Alien Syndrome (Wii) review
"My Arcade Action Extra magazine from 1988 features an Alien Syndrome spread packed with gameplay tips and outrageously exciting screenshots for what was the then new coin-op from Sega. Two decades later I find myself playing a makeover of this outer space answer to Gauntlet on a motion-sensing console made by Nintendo. How times change. "
My Arcade Action Extra magazine from 1988 features an Alien Syndrome spread packed with gameplay tips and outrageously exciting screenshots for what was the then new coin-op from Sega. Two decades later I find myself playing a makeover of this outer space answer to Gauntlet on a motion-sensing console made by Nintendo. How times change.
Gauntlet was born in the eight-bit era, ported everywhere during the sixteen-bit one and returned to us transformed into a sort of Diablo Lite in the thirty-two bit one. Curiously, or perhaps not curiously, Alien Syndrome leaps into Diablo territory in its remade form as well. It's a monotonously compulsive experience which kept me plugging away at it for a couple of weeks in spite of manifold weaknesses. These weaknesses aren't even down to sloppiness of design, just to a profound lack of any kind of adornment. The game is greatly lacking in variety, its menu system is fiddly, its character (singular) and classes are underdeveloped – or not developed all – and its graphics are pretty ordinary. Nevertheless, if you have that genetic weakness in you for RPG stat character-building, you might find yourself pulled into the new Alien Syndrome like I was, even persisting through the dullest opening levels of any game in recent memory to reach the better stuff.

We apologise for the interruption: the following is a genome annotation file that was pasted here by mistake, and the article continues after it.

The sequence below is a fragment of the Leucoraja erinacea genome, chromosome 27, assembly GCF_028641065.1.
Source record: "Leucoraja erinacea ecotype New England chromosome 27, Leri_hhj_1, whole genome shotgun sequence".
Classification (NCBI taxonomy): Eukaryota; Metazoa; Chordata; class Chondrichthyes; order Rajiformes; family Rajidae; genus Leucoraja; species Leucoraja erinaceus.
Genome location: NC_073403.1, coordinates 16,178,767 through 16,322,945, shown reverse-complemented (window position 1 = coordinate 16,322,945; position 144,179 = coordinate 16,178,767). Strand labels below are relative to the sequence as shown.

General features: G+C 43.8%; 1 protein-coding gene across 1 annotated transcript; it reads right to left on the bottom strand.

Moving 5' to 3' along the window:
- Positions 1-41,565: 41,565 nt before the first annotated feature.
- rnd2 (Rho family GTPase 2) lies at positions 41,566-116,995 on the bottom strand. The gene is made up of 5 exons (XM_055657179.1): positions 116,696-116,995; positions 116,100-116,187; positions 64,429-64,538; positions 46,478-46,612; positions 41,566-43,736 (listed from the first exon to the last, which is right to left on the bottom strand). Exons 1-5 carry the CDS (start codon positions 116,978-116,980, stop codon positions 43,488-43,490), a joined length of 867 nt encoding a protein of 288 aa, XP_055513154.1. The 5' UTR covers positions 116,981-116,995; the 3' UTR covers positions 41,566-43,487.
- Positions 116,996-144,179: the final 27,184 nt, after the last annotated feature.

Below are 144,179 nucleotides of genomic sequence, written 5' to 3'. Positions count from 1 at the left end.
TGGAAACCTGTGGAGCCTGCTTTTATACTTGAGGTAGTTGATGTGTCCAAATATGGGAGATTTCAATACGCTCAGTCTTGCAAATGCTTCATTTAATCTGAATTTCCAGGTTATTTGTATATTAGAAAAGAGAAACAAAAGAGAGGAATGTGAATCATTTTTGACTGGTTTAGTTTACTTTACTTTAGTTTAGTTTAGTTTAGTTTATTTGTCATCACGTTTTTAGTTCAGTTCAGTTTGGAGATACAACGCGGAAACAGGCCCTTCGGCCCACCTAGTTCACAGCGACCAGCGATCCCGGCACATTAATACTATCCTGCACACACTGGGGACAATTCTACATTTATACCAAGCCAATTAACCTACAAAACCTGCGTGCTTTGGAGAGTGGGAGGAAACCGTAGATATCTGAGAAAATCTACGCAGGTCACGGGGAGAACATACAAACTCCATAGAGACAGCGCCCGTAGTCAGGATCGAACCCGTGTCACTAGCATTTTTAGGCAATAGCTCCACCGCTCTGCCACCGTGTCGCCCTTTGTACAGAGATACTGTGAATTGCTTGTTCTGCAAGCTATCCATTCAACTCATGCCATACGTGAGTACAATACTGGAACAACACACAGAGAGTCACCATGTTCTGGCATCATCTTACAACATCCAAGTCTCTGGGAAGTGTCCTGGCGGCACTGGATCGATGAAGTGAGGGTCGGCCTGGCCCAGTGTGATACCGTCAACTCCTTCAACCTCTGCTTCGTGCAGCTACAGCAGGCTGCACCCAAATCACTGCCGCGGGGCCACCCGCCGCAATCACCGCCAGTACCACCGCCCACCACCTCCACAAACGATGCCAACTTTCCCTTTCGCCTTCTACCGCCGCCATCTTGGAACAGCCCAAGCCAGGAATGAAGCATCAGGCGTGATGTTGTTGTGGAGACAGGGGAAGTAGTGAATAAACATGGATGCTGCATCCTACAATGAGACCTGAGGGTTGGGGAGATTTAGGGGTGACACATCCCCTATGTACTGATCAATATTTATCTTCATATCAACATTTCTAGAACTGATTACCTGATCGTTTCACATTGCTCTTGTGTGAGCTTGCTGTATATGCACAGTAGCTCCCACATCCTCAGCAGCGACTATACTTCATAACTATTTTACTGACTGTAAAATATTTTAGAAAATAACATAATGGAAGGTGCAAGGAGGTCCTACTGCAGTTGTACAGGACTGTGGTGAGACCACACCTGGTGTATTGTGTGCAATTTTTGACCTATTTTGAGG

In the old Alien Syndrome, the good guys were Trooper Rick and Trooper Mary. Now it's just the far less cutely named Aileen Harding, a sullen fighter who needs to blast approximately 9600 aliens over the course of forty-eight very long levels to save humankind. Bizarrely, even if you opt for multiplayer with up to three friends, everyone has to be an Aileen. You then proceed by choosing one character class from five: Demolitions expert, firebug, seal, tank or sharpshooter. The good and bad news is that the classes aren't of deep significance. They simply determine which weapon and stat weightings you begin with. When you level up you can invest the points you acquire in any stats and skills you want, thus completely changing tack if you don't like the direction you've been heading in, and ultimately becoming a jack of all trades.
My advice where the Wii version of Alien Syndrome is concerned is to forget about investing in melee weapons. Scarcity of ammo will force you to resort to spear-waving every now and then for the first third of the game, but the sweetest melee attacks can only be delivered by heavily swinging the Wii remote. If you do that very much for even one day, your arm will be a goner. Do it for the duration of 9600 aliens and you'll need a rheumatologist and surgery. As it turns out, the movement and firing controls are extremely nice. The nunchuk stick steers Aileen while the Wiimote is used to aim a cursor at any point on the screen, towards which she constantly faces. Hold down B and she fires towards the cursor. Circle strafing is a doddle and the whole thing is just very fluid, intuitive and precise. Twisting the nunchuck in mid air rotates your orientation in the automap, which I found to be a novel feature, even if its implementation is a bit over sensitive.